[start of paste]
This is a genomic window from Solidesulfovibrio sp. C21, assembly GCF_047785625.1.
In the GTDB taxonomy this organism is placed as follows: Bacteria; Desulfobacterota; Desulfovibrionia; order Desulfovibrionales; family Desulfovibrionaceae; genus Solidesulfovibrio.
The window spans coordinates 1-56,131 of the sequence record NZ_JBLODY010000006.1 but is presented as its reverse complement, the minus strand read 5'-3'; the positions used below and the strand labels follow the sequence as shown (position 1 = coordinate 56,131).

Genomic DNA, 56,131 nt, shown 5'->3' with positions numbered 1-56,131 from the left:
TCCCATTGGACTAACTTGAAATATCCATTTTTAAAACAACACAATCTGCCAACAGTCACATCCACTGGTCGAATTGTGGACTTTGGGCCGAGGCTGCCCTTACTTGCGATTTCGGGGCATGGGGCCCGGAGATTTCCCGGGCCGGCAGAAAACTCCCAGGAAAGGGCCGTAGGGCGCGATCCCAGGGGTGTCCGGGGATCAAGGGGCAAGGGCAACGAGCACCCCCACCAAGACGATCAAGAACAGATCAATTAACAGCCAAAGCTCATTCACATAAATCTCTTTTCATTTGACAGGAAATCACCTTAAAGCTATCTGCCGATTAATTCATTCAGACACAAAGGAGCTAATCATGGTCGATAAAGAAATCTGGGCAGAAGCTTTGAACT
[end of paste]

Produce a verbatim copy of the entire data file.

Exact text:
This is a genomic window from Solidesulfovibrio sp. C21, assembly GCF_047785625.1.
In the GTDB taxonomy this organism is placed as follows: Bacteria; Desulfobacterota; Desulfovibrionia; order Desulfovibrionales; family Desulfovibrionaceae; genus Solidesulfovibrio.
The window spans coordinates 1-56,131 of the sequence record NZ_JBLODY010000006.1 but is presented as its reverse complement, the minus strand read 5'-3'; the positions used below and the strand labels follow the sequence as shown (position 1 = coordinate 56,131).

Genomic DNA, 56,131 nt, shown 5'->3' with positions numbered 1-56,131 from the left:
TCCCATTGGACTAACTTGAAATATCCATTTTTAAAACAACACAATCTGCCAACAGTCACATCCACTGGTCGAATTGTGGACTTTGGGCCGAGGCTGCCCTTACTTGCGATTTCGGGGCATGGGGCCCGGAGATTTCCCGGGCCGGCAGAAAACTCCCAGGAAAGGGCCGTAGGGCGCGATCCCAGGGGTGTCCGGGGATCAAGGGGCAAGGGCAACGAGCACCCCCACCAAGACGATCAAGAACAGATCAATTAACAGCCAAAGCTCATTCACATAAATCTCTTTTCATTTGACAGGAAATCACCTTAAAGCTATCTGCCGATTAATTCATTCAGACACAAAGGAGCTAATCATGGTCGATAAAGAAATCTGGGCAGAAGCTTTGAACT